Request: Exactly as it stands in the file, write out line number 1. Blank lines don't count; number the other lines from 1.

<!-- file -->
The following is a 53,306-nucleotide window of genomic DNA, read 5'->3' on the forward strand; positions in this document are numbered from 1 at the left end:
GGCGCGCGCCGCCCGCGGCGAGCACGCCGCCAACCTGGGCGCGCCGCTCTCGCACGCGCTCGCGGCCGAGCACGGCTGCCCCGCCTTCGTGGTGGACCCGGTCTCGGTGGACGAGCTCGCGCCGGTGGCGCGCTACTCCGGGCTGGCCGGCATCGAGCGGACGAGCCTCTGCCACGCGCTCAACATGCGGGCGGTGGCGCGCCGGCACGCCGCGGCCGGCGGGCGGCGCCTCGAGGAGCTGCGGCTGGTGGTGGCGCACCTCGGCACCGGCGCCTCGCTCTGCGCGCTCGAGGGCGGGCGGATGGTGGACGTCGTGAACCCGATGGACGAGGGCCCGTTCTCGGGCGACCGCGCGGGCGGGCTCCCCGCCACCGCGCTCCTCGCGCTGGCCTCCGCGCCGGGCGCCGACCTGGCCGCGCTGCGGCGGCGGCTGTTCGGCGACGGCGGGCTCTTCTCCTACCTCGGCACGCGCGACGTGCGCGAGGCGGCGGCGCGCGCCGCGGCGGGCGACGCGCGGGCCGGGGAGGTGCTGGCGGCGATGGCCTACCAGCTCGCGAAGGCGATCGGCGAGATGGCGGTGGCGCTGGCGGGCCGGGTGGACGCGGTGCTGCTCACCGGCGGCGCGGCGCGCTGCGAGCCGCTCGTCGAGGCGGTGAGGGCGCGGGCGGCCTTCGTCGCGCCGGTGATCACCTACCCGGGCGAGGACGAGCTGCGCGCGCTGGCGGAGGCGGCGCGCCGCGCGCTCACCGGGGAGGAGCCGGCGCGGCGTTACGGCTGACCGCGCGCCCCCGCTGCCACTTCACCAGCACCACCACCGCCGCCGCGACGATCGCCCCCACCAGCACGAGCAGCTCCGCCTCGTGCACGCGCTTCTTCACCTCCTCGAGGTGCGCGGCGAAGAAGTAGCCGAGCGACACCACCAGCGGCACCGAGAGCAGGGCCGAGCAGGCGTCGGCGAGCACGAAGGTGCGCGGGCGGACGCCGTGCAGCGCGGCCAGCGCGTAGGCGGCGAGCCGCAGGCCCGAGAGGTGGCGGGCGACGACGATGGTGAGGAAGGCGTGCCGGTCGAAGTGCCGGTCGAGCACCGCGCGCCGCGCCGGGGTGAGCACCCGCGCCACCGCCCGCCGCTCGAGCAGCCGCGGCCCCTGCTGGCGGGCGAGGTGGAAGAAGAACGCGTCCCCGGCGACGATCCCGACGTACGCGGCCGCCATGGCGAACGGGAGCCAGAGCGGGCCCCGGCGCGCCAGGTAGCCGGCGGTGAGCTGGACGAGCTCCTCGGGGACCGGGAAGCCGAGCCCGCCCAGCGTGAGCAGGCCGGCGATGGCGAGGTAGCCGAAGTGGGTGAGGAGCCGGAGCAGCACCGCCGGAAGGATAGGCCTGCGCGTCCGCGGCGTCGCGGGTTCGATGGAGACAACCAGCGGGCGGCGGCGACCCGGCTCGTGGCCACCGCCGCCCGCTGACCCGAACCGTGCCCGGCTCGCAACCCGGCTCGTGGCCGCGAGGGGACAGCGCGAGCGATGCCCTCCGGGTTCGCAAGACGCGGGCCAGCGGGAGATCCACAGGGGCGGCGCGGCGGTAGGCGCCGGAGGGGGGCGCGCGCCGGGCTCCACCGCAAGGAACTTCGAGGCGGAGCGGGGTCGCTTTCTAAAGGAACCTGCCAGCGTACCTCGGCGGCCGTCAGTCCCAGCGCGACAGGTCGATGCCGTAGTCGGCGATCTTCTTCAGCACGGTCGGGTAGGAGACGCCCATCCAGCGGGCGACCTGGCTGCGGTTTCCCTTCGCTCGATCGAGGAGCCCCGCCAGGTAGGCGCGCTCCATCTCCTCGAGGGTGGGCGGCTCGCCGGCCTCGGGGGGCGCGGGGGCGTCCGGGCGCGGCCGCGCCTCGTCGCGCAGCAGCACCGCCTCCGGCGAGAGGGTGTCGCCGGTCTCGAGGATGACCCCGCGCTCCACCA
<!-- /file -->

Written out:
The following is a 53,306-nucleotide window of genomic DNA, read 5'->3' on the forward strand; positions in this document are numbered from 1 at the left end: